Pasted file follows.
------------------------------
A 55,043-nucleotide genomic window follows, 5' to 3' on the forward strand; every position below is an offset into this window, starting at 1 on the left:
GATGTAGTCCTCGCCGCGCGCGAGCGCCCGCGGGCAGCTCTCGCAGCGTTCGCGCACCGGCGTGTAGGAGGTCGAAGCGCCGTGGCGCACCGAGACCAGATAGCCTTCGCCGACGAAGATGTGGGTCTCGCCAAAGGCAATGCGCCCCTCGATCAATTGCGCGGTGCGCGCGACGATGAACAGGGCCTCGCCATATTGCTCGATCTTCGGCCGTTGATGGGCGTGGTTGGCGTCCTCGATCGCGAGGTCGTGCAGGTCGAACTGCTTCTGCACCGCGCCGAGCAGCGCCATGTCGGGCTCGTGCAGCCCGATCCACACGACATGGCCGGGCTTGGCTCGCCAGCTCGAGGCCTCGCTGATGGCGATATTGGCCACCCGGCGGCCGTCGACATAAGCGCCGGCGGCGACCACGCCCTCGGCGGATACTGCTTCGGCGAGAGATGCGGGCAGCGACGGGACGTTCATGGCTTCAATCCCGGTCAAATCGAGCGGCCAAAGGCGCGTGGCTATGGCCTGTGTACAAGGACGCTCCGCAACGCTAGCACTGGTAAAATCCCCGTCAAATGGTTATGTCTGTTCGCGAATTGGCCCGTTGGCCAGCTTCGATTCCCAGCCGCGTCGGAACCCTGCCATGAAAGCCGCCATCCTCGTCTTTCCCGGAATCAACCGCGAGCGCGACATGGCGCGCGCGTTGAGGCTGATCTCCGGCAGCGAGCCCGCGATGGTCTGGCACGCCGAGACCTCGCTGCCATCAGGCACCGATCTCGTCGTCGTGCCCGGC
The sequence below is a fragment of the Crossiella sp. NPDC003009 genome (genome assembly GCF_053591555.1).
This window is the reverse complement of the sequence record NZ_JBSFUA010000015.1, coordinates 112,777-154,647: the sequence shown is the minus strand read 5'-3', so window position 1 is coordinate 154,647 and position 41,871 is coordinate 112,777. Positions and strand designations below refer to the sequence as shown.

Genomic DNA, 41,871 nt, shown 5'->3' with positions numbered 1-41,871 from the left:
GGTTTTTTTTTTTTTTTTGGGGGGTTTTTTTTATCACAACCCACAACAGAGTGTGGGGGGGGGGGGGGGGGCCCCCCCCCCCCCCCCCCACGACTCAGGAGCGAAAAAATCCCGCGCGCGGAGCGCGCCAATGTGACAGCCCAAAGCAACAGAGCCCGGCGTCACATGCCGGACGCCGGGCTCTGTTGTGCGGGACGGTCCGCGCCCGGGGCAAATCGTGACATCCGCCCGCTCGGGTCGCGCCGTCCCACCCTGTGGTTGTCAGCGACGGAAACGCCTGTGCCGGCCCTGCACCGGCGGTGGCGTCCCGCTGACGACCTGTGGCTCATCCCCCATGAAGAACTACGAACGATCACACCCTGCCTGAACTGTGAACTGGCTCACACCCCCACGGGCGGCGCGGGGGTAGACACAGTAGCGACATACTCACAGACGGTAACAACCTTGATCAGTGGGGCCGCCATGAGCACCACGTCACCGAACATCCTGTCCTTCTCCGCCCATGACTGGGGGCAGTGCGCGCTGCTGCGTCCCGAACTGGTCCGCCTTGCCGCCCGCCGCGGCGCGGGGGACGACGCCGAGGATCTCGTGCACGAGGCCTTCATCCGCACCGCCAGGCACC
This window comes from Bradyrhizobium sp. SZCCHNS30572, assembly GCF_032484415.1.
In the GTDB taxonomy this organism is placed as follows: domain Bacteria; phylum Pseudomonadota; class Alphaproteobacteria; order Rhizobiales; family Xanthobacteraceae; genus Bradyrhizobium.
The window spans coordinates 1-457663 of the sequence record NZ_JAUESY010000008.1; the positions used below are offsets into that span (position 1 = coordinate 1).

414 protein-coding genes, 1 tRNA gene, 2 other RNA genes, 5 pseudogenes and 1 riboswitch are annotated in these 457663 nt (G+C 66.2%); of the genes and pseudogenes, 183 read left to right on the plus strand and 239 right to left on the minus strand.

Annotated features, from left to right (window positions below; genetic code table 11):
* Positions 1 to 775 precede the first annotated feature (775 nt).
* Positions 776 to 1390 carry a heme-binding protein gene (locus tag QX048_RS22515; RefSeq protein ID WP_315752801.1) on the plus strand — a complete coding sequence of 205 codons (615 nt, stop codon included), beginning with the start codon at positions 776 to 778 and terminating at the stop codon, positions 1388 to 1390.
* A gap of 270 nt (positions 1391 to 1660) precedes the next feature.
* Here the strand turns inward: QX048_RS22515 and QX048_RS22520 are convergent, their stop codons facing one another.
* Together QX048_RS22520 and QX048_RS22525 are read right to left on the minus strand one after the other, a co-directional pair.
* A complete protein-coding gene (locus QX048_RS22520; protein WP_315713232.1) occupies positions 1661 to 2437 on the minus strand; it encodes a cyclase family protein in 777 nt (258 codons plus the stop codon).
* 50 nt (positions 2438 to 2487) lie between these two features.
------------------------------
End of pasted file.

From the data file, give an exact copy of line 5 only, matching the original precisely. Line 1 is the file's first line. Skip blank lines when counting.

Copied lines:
Genomic DNA, 41,871 nt, shown 5'->3' with positions numbered 1-41,871 from the left: